For several years, the Wiziwig forum was visited by millions of people looking to view a broad selection of live sports programming. The site didn’t charge users a penny and gained a fanatical following, but at the dawn of the year it all came to an end.
Citing a change in Spanish law where the site was hosted, on January 1, 2015, Wiziwig closed its doors leaving thousands of users without their sporting fix.
In the wake of the closure TF caught up with the site’s operator who told us that problems had been building for some time, in particular as a result of the English Premier League’s negative interest in the site. In the end the stakes were just too high.
As is common following closures, Wiziwig’s users dispersed to other sites, along with the site’s staff who only learned of the closure shortly before the rest of the world.
“The moderators of Wiziwig had no idea that it was going to close shop. We all got an email about 15 minutes before the public announcement was made,” a former operator informs TF.
While shocked by the announcement, the mods came to the conclusion that even though Wiziwig’s operator had had enough, they hadn’t. Led by around a dozen of the site’s former moderators, in the months that followed a new site began to take shape. Eventually ‘Streamhub‘ was born.
“We came back under a new name. We are not here to ride on Wiziwig fame. Most of the former moderators have joined us here at StreamHub. About a dozen so far,” a site operator informs TF.
“The mods that specialized in their areas at Wiziwig are doing the same here at StreamHub. Most specialize in different sports according to their passions and interests. Some have returned to their specialties in software and technology and P2P streaming; helping hobbyists. Some overlap on both sports and tech.”
While there will excitement among streaming fans that Streamhub is gaining momentum, there are plenty of other options if users want to view free sports content online. However, what most other sites don’t have is the same attitude towards free streaming.
Streamhub – like Wiziwig before it – is a community-driven site dedicated to providing a friendly and information rich platform for both streamers and consumers. The site is also a strong advocate of free-to-air programming, a business model in which sports broadcasters generate revenue from advertising and do not directly charge the end-user.
“This is a part of what I believe to be the larger questions: What is wrong with the current model of sport broadcasting?” Streamhub asks.
“Most of the moderators I’ve spoken to about this issue agree the Internet will be considered the public airways, much the same way as over the air broadcasting is considered today and always has been in most countries. I can’t imagine a world at some point in the future where this isn’t true.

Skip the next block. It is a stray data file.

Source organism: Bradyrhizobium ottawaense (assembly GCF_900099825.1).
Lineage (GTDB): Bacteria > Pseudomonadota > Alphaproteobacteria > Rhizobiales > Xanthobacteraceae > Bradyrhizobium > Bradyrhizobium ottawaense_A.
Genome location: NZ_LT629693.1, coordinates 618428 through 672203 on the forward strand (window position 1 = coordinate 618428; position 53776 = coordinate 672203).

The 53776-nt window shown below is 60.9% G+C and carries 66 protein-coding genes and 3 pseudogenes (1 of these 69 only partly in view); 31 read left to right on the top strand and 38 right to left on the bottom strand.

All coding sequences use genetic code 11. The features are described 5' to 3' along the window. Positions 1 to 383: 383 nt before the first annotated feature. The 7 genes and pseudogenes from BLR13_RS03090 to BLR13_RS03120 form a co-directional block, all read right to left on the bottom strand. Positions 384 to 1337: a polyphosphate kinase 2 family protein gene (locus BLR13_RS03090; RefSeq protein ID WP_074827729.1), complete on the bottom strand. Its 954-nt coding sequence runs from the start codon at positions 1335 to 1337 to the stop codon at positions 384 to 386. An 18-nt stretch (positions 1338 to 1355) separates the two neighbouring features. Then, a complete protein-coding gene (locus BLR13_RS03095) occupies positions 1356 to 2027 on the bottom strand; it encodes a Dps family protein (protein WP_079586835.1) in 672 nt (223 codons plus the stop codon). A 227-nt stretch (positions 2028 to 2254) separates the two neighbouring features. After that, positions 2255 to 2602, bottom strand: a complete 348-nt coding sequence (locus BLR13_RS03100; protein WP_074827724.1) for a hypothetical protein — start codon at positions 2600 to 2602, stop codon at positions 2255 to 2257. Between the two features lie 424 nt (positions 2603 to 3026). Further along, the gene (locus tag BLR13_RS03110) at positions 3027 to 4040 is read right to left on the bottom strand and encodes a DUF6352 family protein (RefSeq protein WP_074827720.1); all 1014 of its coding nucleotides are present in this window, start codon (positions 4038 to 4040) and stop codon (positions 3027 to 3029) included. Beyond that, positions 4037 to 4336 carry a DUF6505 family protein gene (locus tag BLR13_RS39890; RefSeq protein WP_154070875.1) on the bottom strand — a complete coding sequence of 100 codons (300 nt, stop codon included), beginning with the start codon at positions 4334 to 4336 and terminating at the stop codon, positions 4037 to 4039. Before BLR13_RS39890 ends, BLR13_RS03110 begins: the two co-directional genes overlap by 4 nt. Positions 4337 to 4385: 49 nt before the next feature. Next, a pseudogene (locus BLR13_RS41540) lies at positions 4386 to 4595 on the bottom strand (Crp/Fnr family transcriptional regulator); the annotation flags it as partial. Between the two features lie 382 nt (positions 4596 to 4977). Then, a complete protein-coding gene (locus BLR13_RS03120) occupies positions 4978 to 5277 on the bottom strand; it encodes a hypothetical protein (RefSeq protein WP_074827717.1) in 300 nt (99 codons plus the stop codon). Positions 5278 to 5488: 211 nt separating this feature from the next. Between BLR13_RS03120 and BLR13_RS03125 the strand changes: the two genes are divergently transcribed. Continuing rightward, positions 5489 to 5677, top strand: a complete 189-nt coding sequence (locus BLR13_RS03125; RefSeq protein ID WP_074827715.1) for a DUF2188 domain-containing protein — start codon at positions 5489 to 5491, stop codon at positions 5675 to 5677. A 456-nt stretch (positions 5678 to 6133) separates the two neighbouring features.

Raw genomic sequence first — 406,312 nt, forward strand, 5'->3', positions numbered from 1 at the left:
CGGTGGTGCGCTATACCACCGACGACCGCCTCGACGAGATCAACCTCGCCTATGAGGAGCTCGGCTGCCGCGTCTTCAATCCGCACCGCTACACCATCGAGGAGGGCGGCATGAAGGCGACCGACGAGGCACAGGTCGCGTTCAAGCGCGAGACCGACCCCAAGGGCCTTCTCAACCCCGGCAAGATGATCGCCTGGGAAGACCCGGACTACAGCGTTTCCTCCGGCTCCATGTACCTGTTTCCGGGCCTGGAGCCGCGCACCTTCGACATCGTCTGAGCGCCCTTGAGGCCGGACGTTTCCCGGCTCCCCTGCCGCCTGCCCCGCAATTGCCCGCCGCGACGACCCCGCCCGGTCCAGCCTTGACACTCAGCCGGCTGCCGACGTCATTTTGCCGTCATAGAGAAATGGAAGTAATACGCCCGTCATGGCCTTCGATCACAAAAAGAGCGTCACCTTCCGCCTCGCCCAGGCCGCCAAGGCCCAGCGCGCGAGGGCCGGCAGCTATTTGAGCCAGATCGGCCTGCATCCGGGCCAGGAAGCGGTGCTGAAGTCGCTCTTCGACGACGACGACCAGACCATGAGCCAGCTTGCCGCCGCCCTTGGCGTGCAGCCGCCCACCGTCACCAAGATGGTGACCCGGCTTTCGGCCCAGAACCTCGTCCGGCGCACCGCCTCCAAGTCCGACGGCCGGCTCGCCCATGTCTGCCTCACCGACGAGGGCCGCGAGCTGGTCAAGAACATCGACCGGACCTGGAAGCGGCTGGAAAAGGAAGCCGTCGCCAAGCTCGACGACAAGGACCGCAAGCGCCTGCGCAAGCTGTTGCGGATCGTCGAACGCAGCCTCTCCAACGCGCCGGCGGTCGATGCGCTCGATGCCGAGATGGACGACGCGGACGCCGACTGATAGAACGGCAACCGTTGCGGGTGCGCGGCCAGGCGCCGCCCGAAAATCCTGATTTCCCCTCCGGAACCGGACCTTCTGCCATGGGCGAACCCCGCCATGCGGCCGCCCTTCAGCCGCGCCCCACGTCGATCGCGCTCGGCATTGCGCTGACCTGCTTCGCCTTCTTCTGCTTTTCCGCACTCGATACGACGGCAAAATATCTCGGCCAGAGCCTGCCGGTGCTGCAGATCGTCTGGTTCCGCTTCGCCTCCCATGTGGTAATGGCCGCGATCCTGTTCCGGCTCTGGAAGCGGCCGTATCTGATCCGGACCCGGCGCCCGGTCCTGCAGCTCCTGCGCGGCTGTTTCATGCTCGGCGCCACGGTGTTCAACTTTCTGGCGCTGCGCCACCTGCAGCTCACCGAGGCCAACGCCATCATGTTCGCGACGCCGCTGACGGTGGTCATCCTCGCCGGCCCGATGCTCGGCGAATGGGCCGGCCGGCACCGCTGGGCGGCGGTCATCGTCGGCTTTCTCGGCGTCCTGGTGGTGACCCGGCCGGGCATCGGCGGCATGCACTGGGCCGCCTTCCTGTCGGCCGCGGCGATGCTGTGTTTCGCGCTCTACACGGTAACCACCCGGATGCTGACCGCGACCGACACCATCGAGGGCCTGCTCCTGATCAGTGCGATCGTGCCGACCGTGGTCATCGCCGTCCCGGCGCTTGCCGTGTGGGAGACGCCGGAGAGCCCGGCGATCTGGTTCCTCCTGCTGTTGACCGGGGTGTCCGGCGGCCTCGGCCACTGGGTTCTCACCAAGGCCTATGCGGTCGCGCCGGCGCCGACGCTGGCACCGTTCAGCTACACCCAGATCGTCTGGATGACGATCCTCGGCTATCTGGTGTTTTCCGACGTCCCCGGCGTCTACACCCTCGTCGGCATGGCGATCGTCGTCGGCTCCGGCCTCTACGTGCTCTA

“Broadcasters can not charge viewers for watching television or radio over the air and that should apply to the Internet as well. They receive revenue through advertising and this should (and we believe will) be the case for Internet viewing.”
While it seems highly unlikely that the world’s sports giants (English Premier League included) will be rushing to partner with those currently streaming their content for free, the operators of Streamhub have a tip or two on how to keep their video distribution costs down.
“Most official and unofficial streams today are server-based. Meaning the more viewers watching the more bandwidth is needed to provide everyone with a clear and stable stream. And the more it costs. P2P streaming is just the opposite,” the site explains.
“It’s (free) software based, and the only bandwidth needed by the originator is the bit rate of the stream times three. The more viewers, the more stable the stream as everyone is sharing the load.”
According to Streamhub the best solution currently on the market is StreamTorrent but even that could be improved to meet the requirements of broadcasters if they embraced the idea.
Also of interest is Streamhub’s approach to revenue. According to the site’s mission statement it doesn’t allow advertising and the team informs TF that money is not their motivation.
“We are different because we do not want to make money. We only want to help people everywhere in the world watch the events they are interested in watching. No hidden agendas. No ulterior motives,” they explain.
“Just good people volunteering their time, doing something important to extend freedom and fellowship around the world.”
Whether Streamhub will be able to grow into Wiziwig’s quite sizable shoes will remain to be seen, but with one of the most experienced teams behind the operation the chances are certainly improved. Old foes will start paying attention too, but that won’t come as a surprise and has been prepared for.